This teaching tool page covers two related resources: Minecraft and MinecraftEdu. Minecraft is a stand-alone video game that can be used educationally, but since it was not designed for these purposes there will be some challenges. MinecraftEdu is a custom-built modification of Minecraft that gives teachers and students more robust controls and features for designing and orchestrating learning experiences. It also streamlines the server creation and hosting process. And while MinecraftEdu increases the learning curve slightly, we think it provides a set of tools that teachers will find indispensable. For more informal or home use, the "retail" Minecraft should be sufficient.
After learning about seven major world religions, middle school Humanities students build in MInecraft Edu as a culminating project.
Working collaboratively in small groups, middle school students research and build important international sacred sites in Minecraft Edu. Within these sites, students invent games designed to teach and test players’ knowledge of different major world religions.
Global Religions Course
Each religion was taught over a one month period and included the following:
Early History, Geography, Spread of religion, Branches, Key People, Key Events, Branches and Modern History, Core Beliefs, Symbols, Rituals, Holidays, and Festivals.Students selected one Eastern and one Western religion to compare and worked in collaborative groups to research a sacred site.
Students wrote essays on the topics listed above, as well as on their sacred site. They summarized the essays into "Fact Sheets" and used these facts in their games. Students also wrote creative dialogues between people of their two selected religions in which they explained a holiday, ritual or festival.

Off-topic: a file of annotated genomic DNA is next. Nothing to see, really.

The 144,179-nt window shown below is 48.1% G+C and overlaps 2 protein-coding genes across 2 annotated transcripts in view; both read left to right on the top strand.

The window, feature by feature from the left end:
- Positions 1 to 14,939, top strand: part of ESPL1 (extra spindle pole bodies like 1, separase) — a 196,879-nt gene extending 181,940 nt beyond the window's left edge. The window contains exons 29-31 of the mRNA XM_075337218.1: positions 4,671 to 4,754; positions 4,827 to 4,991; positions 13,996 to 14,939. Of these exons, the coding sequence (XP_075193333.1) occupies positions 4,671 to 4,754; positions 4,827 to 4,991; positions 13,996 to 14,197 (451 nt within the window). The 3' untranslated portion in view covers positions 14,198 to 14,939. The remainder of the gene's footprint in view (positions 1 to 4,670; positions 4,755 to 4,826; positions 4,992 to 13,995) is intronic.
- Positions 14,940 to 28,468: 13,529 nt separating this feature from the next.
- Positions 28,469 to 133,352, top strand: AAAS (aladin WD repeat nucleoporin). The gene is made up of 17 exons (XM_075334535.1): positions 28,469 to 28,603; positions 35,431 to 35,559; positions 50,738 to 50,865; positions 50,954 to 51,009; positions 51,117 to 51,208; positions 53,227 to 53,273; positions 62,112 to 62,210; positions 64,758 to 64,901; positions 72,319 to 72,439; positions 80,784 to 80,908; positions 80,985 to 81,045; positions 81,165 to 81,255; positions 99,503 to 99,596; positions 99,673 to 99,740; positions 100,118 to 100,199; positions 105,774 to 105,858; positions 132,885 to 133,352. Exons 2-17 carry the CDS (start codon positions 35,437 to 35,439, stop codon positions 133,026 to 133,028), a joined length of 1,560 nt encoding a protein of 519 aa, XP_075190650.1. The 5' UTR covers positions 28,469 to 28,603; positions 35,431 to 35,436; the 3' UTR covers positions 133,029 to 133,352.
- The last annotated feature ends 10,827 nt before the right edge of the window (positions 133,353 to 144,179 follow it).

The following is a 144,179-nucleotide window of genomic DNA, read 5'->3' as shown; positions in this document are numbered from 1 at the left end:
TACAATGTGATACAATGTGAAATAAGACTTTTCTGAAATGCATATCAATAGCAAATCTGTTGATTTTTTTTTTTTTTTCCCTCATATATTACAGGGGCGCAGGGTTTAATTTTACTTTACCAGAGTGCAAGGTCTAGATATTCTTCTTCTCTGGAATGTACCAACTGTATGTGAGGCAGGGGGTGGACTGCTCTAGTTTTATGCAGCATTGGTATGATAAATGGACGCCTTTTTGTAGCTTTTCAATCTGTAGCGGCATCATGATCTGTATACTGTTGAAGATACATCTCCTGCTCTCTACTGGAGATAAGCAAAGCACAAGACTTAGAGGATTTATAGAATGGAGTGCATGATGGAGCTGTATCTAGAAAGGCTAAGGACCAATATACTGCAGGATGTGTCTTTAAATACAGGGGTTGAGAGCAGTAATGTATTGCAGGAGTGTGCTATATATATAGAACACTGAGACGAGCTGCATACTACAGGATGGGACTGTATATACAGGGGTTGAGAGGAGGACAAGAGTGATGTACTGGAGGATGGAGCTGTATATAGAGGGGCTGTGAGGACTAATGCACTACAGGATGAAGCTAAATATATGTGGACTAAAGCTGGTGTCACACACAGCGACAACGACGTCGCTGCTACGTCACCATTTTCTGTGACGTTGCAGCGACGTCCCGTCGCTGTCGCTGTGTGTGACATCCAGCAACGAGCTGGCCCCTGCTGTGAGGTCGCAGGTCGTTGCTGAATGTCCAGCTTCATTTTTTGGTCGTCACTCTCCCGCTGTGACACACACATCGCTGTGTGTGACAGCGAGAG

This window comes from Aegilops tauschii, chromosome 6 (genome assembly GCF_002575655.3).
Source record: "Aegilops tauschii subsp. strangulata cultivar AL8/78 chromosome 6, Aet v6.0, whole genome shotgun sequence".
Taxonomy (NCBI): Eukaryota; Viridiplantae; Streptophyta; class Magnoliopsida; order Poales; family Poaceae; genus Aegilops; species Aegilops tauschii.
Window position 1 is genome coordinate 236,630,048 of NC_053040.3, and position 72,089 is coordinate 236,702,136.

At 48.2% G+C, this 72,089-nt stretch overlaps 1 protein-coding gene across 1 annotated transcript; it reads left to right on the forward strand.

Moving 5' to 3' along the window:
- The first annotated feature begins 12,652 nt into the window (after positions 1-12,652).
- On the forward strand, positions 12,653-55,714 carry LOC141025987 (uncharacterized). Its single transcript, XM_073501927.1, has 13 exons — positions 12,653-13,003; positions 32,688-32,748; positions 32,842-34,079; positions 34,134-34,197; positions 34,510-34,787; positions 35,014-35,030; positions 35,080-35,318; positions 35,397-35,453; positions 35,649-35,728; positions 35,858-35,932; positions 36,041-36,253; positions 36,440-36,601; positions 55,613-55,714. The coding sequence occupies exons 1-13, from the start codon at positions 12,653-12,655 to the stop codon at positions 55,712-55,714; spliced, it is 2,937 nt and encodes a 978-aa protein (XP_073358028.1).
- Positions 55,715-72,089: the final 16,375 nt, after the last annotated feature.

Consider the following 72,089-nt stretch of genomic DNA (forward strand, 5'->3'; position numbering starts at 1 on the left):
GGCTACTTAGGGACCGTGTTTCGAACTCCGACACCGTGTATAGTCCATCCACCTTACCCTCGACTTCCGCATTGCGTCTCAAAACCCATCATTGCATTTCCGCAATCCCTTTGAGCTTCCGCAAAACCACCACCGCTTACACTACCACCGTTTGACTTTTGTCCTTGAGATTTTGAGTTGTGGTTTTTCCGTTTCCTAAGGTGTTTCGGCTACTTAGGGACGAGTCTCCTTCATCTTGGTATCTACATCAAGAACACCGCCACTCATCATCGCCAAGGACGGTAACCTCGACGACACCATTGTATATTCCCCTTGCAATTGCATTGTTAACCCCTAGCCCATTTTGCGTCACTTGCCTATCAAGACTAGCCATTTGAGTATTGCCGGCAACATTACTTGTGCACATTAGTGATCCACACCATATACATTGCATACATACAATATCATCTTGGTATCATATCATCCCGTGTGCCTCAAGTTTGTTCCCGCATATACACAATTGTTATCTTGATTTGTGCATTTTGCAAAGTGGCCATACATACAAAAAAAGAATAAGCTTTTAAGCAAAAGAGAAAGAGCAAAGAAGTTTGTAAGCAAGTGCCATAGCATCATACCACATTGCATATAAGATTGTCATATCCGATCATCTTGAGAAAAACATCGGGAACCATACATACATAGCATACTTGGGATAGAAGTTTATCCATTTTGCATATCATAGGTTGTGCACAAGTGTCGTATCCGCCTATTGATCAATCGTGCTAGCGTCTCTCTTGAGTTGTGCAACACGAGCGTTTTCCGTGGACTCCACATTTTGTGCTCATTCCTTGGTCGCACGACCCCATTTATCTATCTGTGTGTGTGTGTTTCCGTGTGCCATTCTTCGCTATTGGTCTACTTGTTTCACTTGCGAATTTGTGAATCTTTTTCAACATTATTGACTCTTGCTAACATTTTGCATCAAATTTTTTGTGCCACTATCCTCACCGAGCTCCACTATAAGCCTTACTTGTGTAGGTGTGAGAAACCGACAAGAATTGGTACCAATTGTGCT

Students replicated their sacred sites in MInecraft Edu and designed a game in which their two religions were taught and compared and in which the players' knowledge and learning was tested. The style of the games was based on student choice and interest, with game design strategy support, testing, and revision in the classroom.
Students presented their work to younger peers first, took feedback and made changes.
Students presented their final work in an evening event to their families.
The learning objectives in the Global Religions unit fall under several strands.
English Language Arts:
- CCSS.ELA-Literacy.W.7.2 Write informative/explanatory texts to examine a topic and convey ideas, concepts, and information through the selection, organization, and analysis of relevant content
- CCSS.ELA-Literacy.W.7.3 Write narratives to develop real or imagined experiences or events using effective technique, relevant descriptive details, and well-structured event sequences.
- CCSS.ELA-Literacy.RH.6-8.2 Determine the central ideas or information of a primary or secondary source; provide an accurate summary of the source distinct from prior knowledge or opinions.
- CCSS.ELA-Literacy.RH.6-8.3 Identify key steps in a text’s description of a process related to history/social studies (e.g., how a bill becomes law, how interest rates are raised or lowered).
- CCSS.ELA-Literacy.RH.6-8.5 Describe how a text presents information (e.g., sequentially, comparatively, causally).
- CCSS.ELA-Literacy.RH.6-8.7 Integrate visual information (e.g., in charts, graphs, photographs, videos, or maps) with other information in print and digital texts.
Students demonstrate creative thinking, constructknowledge, and develop innovative products andprocesses using technology.
Students use digital media and environments tocommunicate and work collaboratively, includingat a distance, to support individual learning andcontribute to the learning of others.
Students apply digital tools to gather, evaluate,and use information.
Students use critical thinking skills to plan andconduct research, manage projects, solve problems,and make informed decisions using appropriatedigital tools and resources.
Students demonstrate a sound understanding of technology concepts, systems, and operations.